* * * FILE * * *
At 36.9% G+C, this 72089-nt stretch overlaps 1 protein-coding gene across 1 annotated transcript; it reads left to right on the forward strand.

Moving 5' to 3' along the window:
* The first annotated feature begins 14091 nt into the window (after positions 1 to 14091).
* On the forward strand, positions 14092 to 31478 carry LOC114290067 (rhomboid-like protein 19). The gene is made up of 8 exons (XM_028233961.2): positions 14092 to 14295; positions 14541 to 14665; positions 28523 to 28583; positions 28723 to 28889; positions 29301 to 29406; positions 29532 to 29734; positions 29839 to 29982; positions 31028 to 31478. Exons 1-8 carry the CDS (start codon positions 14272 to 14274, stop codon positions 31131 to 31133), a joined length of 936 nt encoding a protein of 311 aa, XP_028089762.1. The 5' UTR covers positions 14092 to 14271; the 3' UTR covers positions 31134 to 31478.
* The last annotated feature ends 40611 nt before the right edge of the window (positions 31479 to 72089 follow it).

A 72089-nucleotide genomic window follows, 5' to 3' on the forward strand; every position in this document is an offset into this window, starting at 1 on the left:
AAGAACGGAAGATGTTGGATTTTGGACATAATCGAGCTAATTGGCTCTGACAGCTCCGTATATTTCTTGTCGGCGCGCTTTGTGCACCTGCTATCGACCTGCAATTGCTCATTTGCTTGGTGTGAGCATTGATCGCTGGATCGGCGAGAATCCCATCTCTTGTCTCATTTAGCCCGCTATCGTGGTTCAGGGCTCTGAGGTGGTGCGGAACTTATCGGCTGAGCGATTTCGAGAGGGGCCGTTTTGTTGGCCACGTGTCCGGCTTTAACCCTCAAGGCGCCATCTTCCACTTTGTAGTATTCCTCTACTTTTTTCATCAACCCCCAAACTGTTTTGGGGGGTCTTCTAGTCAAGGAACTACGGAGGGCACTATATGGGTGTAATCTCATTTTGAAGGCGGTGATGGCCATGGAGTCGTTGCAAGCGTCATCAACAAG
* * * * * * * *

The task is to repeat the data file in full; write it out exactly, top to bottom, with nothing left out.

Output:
At 36.9% G+C, this 72089-nt stretch overlaps 1 protein-coding gene across 1 annotated transcript; it reads left to right on the forward strand.

Moving 5' to 3' along the window:
* The first annotated feature begins 14091 nt into the window (after positions 1 to 14091).
* On the forward strand, positions 14092 to 31478 carry LOC114290067 (rhomboid-like protein 19). The gene is made up of 8 exons (XM_028233961.2): positions 14092 to 14295; positions 14541 to 14665; positions 28523 to 28583; positions 28723 to 28889; positions 29301 to 29406; positions 29532 to 29734; positions 29839 to 29982; positions 31028 to 31478. Exons 1-8 carry the CDS (start codon positions 14272 to 14274, stop codon positions 31131 to 31133), a joined length of 936 nt encoding a protein of 311 aa, XP_028089762.1. The 5' UTR covers positions 14092 to 14271; the 3' UTR covers positions 31134 to 31478.
* The last annotated feature ends 40611 nt before the right edge of the window (positions 31479 to 72089 follow it).

A 72089-nucleotide genomic window follows, 5' to 3' on the forward strand; every position in this document is an offset into this window, starting at 1 on the left:
AAGAACGGAAGATGTTGGATTTTGGACATAATCGAGCTAATTGGCTCTGACAGCTCCGTATATTTCTTGTCGGCGCGCTTTGTGCACCTGCTATCGACCTGCAATTGCTCATTTGCTTGGTGTGAGCATTGATCGCTGGATCGGCGAGAATCCCATCTCTTGTCTCATTTAGCCCGCTATCGTGGTTCAGGGCTCTGAGGTGGTGCGGAACTTATCGGCTGAGCGATTTCGAGAGGGGCCGTTTTGTTGGCCACGTGTCCGGCTTTAACCCTCAAGGCGCCATCTTCCACTTTGTAGTATTCCTCTACTTTTTTCATCAACCCCCAAACTGTTTTGGGGGGTCTTCTAGTCAAGGAACTACGGAGGGCACTATATGGGTGTAATCTCATTTTGAAGGCGGTGATGGCCATGGAGTCGTTGCAAGCGTCATCAACAAG